Perhaps the most incisive part of Michael Lewis’ book “Boomerang” is when he observes that Americans have become obsessed with getting something for nothing, spotlighting California as the example of this taken to an extreme, as various propositions over the years have reduced tax revenues while other propositions have increased the obligations of the state to provide services for its citizens. The recent announcement by Governor Jerry Brown that the state’s deficit will be $16 billion instead of the forecasted $9 billion just underscores how ridiculous this imbalanced mindset has become. The fact that this is viewed as a spending problem is even more pathological.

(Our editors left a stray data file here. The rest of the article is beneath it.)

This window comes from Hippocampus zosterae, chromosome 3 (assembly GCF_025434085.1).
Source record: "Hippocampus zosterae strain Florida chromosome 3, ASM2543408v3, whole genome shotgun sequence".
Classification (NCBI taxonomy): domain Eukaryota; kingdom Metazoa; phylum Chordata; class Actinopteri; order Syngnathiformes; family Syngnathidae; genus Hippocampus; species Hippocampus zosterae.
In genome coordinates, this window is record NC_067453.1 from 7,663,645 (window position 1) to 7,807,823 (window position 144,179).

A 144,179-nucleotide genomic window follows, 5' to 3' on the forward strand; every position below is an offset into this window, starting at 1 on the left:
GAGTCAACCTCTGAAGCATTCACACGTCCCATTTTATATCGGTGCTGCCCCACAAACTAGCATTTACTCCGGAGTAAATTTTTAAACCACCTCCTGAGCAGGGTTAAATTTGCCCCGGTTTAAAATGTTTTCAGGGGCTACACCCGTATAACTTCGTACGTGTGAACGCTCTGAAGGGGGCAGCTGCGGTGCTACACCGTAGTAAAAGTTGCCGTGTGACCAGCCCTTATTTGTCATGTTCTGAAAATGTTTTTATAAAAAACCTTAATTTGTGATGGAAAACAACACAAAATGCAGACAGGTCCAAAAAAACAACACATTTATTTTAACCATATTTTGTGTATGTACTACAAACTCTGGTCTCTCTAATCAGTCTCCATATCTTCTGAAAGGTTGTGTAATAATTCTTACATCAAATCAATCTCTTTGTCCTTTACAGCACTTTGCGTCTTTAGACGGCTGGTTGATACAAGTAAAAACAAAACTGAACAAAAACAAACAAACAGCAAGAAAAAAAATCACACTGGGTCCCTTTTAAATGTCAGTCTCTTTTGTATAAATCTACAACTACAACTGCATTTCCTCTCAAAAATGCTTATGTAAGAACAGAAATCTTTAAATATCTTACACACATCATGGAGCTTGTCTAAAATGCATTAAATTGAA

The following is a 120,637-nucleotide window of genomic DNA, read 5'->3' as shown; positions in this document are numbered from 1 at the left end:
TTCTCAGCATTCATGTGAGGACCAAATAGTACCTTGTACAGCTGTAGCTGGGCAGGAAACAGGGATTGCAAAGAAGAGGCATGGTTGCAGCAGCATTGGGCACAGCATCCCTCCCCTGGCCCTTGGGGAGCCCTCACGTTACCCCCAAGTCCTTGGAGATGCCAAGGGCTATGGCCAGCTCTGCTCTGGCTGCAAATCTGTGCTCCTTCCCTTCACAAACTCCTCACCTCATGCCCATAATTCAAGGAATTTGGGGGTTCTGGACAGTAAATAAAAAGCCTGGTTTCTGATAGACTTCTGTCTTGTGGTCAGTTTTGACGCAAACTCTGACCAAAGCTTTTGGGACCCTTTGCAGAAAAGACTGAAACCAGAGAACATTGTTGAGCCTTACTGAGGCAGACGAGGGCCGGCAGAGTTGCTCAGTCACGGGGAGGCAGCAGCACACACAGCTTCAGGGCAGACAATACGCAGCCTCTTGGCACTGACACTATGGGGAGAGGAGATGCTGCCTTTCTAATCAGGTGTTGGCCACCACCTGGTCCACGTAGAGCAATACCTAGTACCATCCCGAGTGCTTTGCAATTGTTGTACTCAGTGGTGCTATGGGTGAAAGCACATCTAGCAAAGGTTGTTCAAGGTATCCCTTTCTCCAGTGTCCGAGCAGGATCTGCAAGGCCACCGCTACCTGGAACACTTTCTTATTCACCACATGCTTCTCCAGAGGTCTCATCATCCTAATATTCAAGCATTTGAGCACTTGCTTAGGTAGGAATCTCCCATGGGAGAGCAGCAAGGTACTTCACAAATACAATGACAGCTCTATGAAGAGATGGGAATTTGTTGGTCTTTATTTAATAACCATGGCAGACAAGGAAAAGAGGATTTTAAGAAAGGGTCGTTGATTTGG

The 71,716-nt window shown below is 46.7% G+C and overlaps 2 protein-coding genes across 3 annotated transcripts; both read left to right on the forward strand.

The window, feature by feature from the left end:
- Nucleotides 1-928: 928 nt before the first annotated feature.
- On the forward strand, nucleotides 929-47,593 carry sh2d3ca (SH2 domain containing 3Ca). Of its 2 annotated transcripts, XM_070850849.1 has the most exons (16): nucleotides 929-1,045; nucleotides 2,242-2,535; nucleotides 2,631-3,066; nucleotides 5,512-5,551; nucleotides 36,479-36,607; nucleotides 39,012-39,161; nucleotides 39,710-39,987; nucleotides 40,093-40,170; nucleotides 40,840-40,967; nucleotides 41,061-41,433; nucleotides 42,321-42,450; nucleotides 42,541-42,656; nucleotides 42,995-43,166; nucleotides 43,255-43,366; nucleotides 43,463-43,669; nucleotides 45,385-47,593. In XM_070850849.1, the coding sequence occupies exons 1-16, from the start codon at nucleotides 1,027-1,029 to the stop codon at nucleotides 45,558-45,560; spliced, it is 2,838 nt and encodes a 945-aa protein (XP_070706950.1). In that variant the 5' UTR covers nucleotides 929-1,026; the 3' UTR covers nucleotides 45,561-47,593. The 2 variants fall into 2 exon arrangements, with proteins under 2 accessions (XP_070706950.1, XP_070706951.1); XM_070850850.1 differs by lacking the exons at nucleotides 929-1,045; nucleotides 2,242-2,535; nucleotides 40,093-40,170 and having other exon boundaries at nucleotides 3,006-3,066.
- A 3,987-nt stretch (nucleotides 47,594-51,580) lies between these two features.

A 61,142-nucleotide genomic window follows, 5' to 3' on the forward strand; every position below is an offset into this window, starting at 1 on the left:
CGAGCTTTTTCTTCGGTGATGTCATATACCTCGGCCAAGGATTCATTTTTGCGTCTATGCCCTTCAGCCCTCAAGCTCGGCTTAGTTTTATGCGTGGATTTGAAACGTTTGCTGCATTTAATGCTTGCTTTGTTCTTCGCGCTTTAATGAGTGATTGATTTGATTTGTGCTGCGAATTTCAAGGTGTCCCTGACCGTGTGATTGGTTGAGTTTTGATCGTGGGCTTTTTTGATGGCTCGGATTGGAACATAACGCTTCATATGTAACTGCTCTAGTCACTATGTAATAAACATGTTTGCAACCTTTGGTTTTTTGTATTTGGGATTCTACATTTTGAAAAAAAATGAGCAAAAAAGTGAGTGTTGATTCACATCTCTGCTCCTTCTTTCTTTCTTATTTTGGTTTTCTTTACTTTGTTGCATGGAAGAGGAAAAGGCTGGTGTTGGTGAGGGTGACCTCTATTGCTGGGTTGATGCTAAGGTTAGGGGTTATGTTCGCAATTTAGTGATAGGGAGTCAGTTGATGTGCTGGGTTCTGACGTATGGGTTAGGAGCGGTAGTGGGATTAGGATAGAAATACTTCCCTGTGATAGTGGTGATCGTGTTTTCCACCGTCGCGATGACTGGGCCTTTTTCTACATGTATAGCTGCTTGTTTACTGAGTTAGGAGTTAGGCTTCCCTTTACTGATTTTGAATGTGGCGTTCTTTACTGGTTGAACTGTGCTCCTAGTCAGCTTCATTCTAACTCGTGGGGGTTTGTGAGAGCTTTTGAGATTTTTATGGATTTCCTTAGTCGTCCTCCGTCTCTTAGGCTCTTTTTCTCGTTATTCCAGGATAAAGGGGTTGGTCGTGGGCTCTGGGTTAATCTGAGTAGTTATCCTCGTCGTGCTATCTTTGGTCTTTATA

Drive any road in America now, and chances are you will be faced with decay — failing bridge expansion joints, potholes, crumbling shoulders, faded paint, and sporadic lighting. In some cases, streetlights have been taken out of entire towns in an effort to save money. Yet, in aggregate, Americans are spending $25 billion more on new tires, broken axles, and alignment problems than previously, more than any tax increase for proper roads would cost. We are truly paying for our cheapness.